Strength/Needs-Based Support

Strengths/Needs-Based Support for Children, Youth & Families

Marty Beyer coined the term “strengths/needs-based” in collaboration with others while designing services for delinquents in the District of Columbia in the late 1980’s and supporting Alabama child welfare workers to meet the needs of children in foster care through family meetings in the early 1990s. Dr. Beyer practices, writes about, and provides training on strengths/needs-based support for children, youth and their families, particularly in her approach to adolescent development, invention of visit coaching with children in foster care and their families, and design of Youth Family Team Meetings and Girl Family Team Meetings. 

Building on child and family strengths and tailoring services to meet the child’s unique needs is a practical and compassionate approach. Although publications and training are available on family team meetings as well as strengths-oriented work with delinquents, purposely designing services to meet child/teenager needs and build on strengths is surprisingly uncommon in child welfare, juvenile justice, wraparound, schools, or mental health.;

Professionals bring knowledge and experience to their work with children and families, and how they offer it matters. Focusing on parenting deficits seldom leads to genuine partnership, yet it continues to be at the core of many practices despite evidence that the relationship between the caregiver and the family is a significant predictor of case outcome. Even when family assets or positive characteristics of the child or teenager are acknowledged, there is a tendency for services to revolve around problems. Deficit-driven approaches and one-size-fits-all services often make families and teenagers defensive. Achieving child/teen-centered, family-engaged practice means not only valuing the family’s involvement in decision-making, but listening to the voice of older children and teenagers regarding their unique needs. The real common ground among the family and caregivers are the child/teenager's needs. A need is what drives behavior. A need is what makes a behavior functional for the child or teenager (although the behavior itself can be undesirable and harmful). Without realizing it, well-intentioned adults often disregard the child/teen’s underlying needs because the needs behind a behavior are not always apparent and the focus of most interventions is to change undesirable behavior.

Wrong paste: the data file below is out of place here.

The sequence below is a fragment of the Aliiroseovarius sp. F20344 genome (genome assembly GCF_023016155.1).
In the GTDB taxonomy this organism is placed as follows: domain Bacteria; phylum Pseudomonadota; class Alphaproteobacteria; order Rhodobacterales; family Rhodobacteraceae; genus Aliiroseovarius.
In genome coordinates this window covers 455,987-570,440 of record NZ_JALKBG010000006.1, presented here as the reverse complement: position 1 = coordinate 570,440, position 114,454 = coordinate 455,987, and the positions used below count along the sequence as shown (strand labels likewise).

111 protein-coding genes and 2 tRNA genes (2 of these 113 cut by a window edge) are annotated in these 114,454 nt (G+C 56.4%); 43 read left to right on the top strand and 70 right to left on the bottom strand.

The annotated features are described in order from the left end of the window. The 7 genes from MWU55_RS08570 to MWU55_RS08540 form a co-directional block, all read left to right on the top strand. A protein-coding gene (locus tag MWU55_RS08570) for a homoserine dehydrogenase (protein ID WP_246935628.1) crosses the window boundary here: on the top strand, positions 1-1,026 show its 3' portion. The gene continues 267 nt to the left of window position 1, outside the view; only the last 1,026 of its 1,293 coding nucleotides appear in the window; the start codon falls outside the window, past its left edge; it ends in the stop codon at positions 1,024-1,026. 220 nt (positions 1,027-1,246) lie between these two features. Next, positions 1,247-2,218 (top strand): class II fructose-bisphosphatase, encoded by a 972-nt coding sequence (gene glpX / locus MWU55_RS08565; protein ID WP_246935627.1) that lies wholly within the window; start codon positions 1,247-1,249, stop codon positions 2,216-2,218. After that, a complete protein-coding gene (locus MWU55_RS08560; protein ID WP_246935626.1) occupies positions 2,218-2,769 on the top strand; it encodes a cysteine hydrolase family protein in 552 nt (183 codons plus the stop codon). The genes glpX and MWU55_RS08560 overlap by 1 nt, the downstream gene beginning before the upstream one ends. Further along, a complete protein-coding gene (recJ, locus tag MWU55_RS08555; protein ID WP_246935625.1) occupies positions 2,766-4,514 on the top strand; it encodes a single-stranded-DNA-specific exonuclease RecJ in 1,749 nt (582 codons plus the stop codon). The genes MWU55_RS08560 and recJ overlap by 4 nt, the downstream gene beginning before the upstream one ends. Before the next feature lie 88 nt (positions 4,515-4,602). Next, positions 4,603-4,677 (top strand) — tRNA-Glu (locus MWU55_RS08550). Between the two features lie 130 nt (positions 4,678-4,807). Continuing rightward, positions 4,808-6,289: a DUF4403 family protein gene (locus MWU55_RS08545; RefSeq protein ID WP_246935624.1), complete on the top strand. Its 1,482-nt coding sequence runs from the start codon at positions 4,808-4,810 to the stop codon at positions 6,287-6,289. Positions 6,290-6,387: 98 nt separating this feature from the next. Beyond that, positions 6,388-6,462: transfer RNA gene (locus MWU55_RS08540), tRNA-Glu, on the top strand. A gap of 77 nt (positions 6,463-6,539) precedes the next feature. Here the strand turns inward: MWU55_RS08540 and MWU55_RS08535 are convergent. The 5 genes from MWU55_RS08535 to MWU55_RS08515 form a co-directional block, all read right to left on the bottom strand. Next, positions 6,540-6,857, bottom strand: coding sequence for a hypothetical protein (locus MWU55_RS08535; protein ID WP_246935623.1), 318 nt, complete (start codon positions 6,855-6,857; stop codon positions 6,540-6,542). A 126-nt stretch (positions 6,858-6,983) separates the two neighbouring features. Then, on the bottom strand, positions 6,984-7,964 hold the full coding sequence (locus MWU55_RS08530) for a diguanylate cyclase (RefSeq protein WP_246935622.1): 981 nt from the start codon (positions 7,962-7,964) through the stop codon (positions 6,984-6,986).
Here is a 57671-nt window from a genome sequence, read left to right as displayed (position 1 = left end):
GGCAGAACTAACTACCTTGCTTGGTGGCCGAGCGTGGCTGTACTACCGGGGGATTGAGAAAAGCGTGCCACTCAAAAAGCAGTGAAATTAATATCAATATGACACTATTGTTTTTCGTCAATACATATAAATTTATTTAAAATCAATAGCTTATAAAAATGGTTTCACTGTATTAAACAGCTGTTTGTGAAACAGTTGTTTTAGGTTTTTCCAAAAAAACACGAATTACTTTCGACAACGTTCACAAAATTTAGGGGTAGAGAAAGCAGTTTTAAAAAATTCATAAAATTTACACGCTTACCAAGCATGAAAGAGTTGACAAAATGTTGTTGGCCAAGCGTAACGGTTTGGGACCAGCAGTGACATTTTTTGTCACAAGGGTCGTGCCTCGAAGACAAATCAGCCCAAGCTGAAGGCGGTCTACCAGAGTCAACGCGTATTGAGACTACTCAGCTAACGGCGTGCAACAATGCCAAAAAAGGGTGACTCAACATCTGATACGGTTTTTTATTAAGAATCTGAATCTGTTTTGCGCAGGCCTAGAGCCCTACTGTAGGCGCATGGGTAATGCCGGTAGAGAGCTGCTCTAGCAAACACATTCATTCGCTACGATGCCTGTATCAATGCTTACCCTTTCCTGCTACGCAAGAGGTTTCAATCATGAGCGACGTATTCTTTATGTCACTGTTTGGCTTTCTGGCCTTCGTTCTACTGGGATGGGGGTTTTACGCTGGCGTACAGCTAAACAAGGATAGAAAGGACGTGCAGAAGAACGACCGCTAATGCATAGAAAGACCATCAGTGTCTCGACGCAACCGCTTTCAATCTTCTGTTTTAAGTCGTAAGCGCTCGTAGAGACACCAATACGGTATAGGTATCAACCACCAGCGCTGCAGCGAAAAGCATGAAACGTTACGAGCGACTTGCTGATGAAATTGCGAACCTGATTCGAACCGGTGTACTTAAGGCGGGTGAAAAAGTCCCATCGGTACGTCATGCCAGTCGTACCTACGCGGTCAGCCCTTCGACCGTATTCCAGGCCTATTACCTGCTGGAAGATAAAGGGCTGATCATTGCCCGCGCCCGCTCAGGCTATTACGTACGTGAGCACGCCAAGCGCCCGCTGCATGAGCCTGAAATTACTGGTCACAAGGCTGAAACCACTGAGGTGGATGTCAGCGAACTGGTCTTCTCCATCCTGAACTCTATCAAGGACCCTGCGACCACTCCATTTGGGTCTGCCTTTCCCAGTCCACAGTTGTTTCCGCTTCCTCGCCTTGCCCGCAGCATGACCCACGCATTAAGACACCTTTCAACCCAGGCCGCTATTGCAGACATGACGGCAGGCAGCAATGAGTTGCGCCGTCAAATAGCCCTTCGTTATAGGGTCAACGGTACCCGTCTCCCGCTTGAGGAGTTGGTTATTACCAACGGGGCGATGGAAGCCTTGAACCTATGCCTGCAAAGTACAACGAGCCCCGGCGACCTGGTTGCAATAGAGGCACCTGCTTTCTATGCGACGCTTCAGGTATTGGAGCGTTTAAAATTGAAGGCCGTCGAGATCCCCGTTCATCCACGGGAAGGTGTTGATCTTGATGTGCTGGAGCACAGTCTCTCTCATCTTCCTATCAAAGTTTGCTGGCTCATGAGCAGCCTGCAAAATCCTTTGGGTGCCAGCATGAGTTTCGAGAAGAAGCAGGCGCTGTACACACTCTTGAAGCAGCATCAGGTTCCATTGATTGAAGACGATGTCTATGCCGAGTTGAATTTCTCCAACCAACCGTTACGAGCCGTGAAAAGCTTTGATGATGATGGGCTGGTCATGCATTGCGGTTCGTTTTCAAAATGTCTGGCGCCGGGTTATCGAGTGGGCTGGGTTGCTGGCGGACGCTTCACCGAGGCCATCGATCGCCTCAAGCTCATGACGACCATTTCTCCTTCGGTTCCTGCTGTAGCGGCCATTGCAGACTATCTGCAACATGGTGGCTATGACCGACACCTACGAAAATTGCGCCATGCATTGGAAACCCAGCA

Services and supports are much more effective when they are specifically designed to meet a unique child/teen’s need. Instead of stating the child/teenager's needs and then thinking about services, a shortcut often taken in treatment planning confuses services with needs: "Mother needs drug treatment" or "Teen needs counseling." These statements describe services, not needs. Once the child/teen’s need is identified, it often turns out that the usual services (such as counseling or parent drug treatment) would not have met that need. 

Too often a choice is made between the child's safety needs and attachment needs--a child/teen's losses are ignored in the rush to protect him/her from family problems or the safety risks at home are overlooked because of the desire not to separate him/her from family. Both the child/teen's safety and attachment needs must be identified and met. When we work with teenagers, if they do not want what we think they need, little will change. When we work with families, they must feel appreciated for what they do well, which may be culturally or in other ways special for them as a family. 

The principles of strengths/needs-based practice are:

  • Building on strengths inspires hope and recognizes that what is best about the family and child/teen are the foundation for positive change
  • Focusing on a child's needs recognizes the family as an expert and begins the process of building an alliance with them that leads to their taking responsibility for meeting those needs
  • Focusing on a teenager' s needs values the teenager’s and the family’s perspectives and begins the process of building an alliance with them that leads to the teenager making a commitment to change
  • Identifying children' s and teenager’s needs invites the developmental expertise of clinicians, educators, and child welfare and juvenile justice professionals, (rather than their guidance on behavior control or parenting skills for which there is much less evidence)
  • The needs of children and teenagers drive the tailoring of services and supports that fit their uniqueness, without being limited to an inflexible menu of interventions
  • The child/teen's needs list serves as a workplan for caregivers—in agencies, the neighborhood, and the extended family--and provides stability if changes in workers or providers are necessary

Marty Beyer has applied these strengths/needs-based principles in adolescent development, visit coaching, her work with girls, and her design of Youth Family Team Meetings.